SYDNEY FILM FESTIVAL AWARD WINNERS ANNOUNCED AT CLOSING NIGHT GALA

The 64th Sydney Film Festival tonight awarded On Body and Soul, directed by Ildikó Enyedi, the prestigious 10th anniversary Sydney Film Prize, out of a selection of 12 Official Competition films.

The $60,000 cash prize for ‘audacious, cutting-edge and courageous’ film was awarded to Enyedi at the Festival’s Closing Night Gala awards ceremony and event at the State Theatre, ahead of the Australian premiere screening of Bong Joon-ho’s Okja.

Accepting the award, Enyedi said, “It was such an amazingly strong competition. It’s marvellous that such a film can move so many people, it gives me so much hope in cinema and in human communication.”

Sydney filmmakers Sascha Ettinger Epstein and Claire Haywood were awarded the Documentary Australia Foundation Award for Australian Documentary’s $10,000 cash prize for The Pink House, about the last brothel in old mining town Kalgoorlie.

The Dendy Awards for Australian Short Films saw the $7000 cash prize for the Dendy Live Action Short Award going to Adele, directed by Mirene Igwabi. Sunday Emerson Gullifer was Highly Commended for her short film Tomorrow, and tomorrow, and tomorrow. And Daniel Agdag’s animation Lost Property Office took out both the $7000 Rouben Mamoulian Award for Best Director and the $5000 Yoram Gross Animation Award.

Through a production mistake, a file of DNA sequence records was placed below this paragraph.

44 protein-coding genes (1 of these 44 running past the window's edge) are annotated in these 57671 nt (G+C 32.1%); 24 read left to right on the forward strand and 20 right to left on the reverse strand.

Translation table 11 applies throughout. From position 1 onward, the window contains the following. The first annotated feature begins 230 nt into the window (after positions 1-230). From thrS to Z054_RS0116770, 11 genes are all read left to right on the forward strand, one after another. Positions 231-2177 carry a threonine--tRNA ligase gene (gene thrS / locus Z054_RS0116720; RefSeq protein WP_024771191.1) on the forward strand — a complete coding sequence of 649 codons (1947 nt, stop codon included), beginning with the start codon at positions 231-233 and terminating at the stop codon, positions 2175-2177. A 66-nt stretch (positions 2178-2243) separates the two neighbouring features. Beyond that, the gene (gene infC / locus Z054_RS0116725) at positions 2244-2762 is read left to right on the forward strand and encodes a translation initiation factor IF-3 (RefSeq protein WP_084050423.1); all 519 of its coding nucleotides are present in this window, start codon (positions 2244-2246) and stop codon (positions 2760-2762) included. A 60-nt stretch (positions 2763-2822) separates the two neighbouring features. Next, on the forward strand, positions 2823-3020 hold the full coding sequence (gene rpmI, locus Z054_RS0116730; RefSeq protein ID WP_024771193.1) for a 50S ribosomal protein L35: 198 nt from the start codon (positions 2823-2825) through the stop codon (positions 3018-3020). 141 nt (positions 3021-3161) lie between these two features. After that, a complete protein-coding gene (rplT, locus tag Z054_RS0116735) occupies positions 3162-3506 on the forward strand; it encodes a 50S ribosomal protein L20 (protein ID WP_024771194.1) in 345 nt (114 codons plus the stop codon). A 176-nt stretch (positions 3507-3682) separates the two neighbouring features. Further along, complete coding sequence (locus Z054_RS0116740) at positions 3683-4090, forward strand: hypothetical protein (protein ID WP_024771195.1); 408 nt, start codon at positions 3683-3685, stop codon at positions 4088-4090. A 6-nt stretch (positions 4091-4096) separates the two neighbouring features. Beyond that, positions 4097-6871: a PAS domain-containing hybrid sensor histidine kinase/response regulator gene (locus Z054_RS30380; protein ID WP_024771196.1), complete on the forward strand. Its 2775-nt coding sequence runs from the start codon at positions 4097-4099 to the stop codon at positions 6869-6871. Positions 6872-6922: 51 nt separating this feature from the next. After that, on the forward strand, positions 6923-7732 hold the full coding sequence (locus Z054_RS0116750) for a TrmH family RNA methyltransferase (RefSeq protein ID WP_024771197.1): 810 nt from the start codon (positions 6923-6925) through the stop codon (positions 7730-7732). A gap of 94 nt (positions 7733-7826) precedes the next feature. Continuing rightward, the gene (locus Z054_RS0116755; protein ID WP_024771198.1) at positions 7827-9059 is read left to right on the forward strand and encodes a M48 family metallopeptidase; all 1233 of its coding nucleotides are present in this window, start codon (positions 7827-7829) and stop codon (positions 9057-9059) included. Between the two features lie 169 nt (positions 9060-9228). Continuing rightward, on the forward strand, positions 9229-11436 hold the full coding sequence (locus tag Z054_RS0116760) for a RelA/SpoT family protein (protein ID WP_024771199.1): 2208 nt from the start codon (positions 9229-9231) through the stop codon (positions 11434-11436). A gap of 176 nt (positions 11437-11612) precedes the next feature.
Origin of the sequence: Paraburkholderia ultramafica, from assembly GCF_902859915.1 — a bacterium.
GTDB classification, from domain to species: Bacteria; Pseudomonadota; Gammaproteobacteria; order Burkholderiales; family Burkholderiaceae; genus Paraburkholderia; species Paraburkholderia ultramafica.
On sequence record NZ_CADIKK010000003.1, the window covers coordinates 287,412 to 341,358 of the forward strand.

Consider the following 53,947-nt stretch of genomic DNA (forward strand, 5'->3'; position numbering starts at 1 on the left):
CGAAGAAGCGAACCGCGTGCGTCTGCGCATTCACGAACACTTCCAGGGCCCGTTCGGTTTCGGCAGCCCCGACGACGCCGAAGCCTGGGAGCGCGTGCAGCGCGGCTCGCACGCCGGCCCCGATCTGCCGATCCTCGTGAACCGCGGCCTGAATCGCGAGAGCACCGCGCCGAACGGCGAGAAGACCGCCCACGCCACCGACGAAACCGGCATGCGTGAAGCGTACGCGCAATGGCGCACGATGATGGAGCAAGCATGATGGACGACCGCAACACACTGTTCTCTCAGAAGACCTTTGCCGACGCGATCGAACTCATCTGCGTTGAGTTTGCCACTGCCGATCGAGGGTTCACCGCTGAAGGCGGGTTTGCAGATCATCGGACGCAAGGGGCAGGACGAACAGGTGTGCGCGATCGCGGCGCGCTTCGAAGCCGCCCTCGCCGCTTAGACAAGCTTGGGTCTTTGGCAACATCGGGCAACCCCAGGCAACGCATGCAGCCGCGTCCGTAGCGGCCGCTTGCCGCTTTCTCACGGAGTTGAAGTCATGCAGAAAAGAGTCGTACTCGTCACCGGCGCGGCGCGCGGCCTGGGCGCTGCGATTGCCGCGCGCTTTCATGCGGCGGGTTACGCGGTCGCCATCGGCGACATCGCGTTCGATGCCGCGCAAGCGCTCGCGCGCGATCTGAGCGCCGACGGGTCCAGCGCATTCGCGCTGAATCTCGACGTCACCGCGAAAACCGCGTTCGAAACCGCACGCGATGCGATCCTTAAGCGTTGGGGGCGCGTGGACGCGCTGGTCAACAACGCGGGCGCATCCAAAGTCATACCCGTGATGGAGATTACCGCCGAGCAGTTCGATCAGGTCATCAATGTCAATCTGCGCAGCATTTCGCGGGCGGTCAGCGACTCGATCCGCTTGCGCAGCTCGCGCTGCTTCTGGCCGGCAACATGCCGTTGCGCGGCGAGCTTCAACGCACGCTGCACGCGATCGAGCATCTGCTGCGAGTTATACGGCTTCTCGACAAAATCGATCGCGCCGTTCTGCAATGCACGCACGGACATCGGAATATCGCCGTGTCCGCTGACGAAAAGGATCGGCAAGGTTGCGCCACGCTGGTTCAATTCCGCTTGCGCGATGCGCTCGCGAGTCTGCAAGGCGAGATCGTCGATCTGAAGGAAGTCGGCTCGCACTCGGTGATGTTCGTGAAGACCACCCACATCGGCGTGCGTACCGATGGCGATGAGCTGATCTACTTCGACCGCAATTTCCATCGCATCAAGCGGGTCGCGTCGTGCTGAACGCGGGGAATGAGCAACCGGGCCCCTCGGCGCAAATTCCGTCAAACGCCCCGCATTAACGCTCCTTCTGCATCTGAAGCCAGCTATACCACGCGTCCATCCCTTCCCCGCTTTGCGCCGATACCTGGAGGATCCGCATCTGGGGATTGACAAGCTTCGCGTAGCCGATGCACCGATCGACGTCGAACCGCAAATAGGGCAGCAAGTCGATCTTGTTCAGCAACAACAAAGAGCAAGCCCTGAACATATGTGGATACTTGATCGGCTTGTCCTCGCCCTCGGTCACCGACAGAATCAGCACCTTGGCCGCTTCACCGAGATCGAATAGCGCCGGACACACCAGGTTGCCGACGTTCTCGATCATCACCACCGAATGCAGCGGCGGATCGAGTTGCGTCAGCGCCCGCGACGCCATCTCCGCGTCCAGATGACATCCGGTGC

The Event Cinemas Australian Short Screenplay Award, a $5,000 prize for the best short screenwriting, was awarded to Michael Cusack, the writer and director of stop motion animation After All. And the writers of Screenability short film The Milky Pop Kid, Johanna Garvin and Emily Dash, were Highly Commended.

The $10,000 Sydney-UNESCO City of Film Award, bestowed by Create NSW to a trail-blazing NSW-based screen practitioner, went to Indigenous Australian actor, director and writer Leah Purcell.